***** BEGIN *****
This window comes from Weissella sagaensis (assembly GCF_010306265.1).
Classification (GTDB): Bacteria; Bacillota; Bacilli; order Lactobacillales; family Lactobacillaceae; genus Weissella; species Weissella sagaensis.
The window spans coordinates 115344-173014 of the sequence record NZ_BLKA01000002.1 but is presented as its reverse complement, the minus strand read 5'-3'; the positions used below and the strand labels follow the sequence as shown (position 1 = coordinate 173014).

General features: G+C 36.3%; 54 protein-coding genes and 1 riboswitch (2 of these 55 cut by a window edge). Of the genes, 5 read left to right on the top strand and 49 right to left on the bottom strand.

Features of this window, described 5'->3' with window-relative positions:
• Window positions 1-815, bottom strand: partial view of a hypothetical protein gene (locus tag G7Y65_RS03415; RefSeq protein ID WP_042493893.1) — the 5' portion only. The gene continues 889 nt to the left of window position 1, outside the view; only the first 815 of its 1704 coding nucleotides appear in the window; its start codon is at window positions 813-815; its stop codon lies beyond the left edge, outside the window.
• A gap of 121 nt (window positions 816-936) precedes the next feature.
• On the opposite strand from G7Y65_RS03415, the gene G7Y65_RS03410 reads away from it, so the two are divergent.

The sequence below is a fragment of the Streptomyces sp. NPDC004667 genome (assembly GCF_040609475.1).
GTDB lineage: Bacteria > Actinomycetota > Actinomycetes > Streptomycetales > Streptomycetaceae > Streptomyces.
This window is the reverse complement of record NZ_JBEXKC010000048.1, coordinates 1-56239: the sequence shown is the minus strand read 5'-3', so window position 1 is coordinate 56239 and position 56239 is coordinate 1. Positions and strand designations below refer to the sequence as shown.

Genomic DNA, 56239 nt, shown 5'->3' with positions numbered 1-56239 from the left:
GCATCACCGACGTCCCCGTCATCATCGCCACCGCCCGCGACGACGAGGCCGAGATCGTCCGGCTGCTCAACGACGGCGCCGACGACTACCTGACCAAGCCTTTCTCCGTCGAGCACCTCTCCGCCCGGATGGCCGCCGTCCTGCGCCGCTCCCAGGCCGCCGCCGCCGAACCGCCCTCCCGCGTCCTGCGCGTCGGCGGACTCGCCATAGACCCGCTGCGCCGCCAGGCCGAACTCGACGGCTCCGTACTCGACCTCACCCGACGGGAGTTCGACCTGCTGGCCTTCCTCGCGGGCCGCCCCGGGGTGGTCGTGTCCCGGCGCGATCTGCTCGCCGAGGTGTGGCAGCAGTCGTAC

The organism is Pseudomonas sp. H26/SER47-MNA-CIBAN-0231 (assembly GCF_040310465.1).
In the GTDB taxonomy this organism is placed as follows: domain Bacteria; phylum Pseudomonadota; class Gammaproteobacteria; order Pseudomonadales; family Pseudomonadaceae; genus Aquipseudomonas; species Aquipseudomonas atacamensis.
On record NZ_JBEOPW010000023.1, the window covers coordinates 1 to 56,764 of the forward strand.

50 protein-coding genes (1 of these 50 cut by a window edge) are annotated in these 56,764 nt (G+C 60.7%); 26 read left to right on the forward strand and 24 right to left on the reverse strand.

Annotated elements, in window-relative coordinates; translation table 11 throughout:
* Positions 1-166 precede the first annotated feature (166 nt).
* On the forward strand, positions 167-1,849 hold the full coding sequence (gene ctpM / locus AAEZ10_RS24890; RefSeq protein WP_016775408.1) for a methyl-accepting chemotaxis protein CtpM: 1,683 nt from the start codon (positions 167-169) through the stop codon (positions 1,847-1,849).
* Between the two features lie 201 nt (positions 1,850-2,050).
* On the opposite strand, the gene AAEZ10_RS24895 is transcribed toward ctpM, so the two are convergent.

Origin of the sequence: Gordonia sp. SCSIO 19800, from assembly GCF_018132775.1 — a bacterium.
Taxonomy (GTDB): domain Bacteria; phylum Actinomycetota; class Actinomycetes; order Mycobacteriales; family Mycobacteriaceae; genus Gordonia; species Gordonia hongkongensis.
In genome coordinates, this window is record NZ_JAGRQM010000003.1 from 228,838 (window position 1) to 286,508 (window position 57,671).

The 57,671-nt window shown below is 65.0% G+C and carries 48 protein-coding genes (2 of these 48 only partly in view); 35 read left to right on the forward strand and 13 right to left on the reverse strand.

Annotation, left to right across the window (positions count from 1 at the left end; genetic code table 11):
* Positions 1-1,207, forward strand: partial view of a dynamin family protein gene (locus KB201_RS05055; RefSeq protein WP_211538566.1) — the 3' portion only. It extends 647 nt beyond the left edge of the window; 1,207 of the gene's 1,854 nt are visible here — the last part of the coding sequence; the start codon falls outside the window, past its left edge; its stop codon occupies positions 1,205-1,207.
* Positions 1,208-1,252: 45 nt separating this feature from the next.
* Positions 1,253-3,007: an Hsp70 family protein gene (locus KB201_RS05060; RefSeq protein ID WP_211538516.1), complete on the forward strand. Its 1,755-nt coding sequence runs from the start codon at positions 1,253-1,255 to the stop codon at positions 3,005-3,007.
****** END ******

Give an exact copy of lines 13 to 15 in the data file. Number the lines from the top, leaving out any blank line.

GCATCACCGACGTCCCCGTCATCATCGCCACCGCCCGCGACGACGAGGCCGAGATCGTCCGGCTGCTCAACGACGGCGCCGACGACTACCTGACCAAGCCTTTCTCCGTCGAGCACCTCTCCGCCCGGATGGCCGCCGTCCTGCGCCGCTCCCAGGCCGCCGCCGCCGAACCGCCCTCCCGCGTCCTGCGCGTCGGCGGACTCGCCATAGACCCGCTGCGCCGCCAGGCCGAACTCGACGGCTCCGTACTCGACCTCACCCGACGGGAGTTCGACCTGCTGGCCTTCCTCGCGGGCCGCCCCGGGGTGGTCGTGTCCCGGCGCGATCTGCTCGCCGAGGTGTGGCAGCAGTCGTAC

The organism is Pseudomonas sp. H26/SER47-MNA-CIBAN-0231 (assembly GCF_040310465.1).
In the GTDB taxonomy this organism is placed as follows: domain Bacteria; phylum Pseudomonadota; class Gammaproteobacteria; order Pseudomonadales; family Pseudomonadaceae; genus Aquipseudomonas; species Aquipseudomonas atacamensis.